The role of a sniper can be a daunting and exciting one. Everything that may be decided on the battlefield could be judged with just one single bullet. You lie in wait ready to strike, like a predatory animal about to kill it’s next meal. You observe what’s happening through your scope. You might not get a good view, so perhaps you should hurry to a better spot but make sure nobody sees you. It’s just you, your rifle, the bullet and the target. You see the mark. It’s now or never. You breath in. You take aim and pull the trigger and in a flash, the bullet flies, with full intent to kill. The sniper. A tough job, but someone’s got to do it.
How exactly did this game manage to turn a role that intense and exciting into an absolute bore is anyone’s guess.
Sniper: Ghost Warrior 2 is a first-person shooter that prides itself on being an authentic representation of the role of a sniper. You’ll be sneaking into enemy territory where chaotic activity is taking place while you remain calm and collective. While the enemies are distracted, you silently take them out with a single shot from your sniper rifle. You’ll have to carefully observe changes in the wind as you don’t want your bullet flying off target. You’re able to breath in which slows time down giving you more chance to take the shot. You can also take out two enemies with one shot. Sometimes you’ll have to take out certain objects which helps friendly assault squads storm their targets or cause distractions for the enemy. If you’re left with one target left, your shot will be presented as a slick kill-cam shot where you see a close up of the bullet before it impacts.
All that is not as exciting as it sounds.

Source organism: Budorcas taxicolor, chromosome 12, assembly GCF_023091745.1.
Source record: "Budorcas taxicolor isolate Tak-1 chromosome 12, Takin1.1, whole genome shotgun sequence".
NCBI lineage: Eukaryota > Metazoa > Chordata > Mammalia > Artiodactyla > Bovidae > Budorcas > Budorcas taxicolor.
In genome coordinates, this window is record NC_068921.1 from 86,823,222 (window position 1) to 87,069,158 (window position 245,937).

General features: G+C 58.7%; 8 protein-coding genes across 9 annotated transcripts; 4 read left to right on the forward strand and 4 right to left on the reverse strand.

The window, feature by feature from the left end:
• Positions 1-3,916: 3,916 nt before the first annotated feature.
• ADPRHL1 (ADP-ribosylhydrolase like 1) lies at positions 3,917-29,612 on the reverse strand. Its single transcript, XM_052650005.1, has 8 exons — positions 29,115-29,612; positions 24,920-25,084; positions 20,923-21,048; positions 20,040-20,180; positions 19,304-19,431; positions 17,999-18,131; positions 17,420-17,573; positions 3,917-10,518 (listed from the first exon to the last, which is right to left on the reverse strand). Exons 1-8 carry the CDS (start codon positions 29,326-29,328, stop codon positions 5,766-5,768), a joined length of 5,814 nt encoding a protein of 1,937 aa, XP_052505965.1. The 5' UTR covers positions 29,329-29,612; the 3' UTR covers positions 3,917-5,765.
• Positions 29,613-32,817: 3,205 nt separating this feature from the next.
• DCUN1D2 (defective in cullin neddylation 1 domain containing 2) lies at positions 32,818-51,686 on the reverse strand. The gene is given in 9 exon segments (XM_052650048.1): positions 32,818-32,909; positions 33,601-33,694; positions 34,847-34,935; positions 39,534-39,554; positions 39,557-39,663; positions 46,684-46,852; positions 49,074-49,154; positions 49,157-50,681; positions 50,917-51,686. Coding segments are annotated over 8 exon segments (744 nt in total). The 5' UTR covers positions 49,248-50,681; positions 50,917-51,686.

Here’s a brief summary of the gameplay: set up spot. Shoot enemies. Move on. Lather, rinse, repeat. There may be one or two changes like setting up bombs but literally it’s the same thing throughout the entire game. There’s no variation and surprise as you progress. The gameplay gets so monotonous, slow and tiresome and it never changes. You never get to think for yourself, even when there are choices to either sneak past all the enemies or kill them. You feel less like an elite marksman and more like a boy scout. There’s no sense of tension when observing a heavily guarded area, since playing on easy and medium difficulty removes any sort of challenge this scenario may offer. You’re told exactly who to shoot from either your teammates or mission control and where your target is thanks to the radar and an indicator dangling above their heads. Sometimes your shots can miss the mark due to the wind changing the trajectory of the bullet, but since the AI is so brain-dead they react so slowly giving you plenty of time to fire at them again this time judging the bullet flight accordingly. This is made even easier with the ability to slow down time and with an indicator in your scope’s lens telling you where the bullet will end up. The challenge is bumped up a little when you play in hard mode as all the enemy and bullet-drop indicators are gone, but that doesn’t stop the game from being any less mundane and boring. The enemies are still dumb and shooting them is still made easy when you slow down time.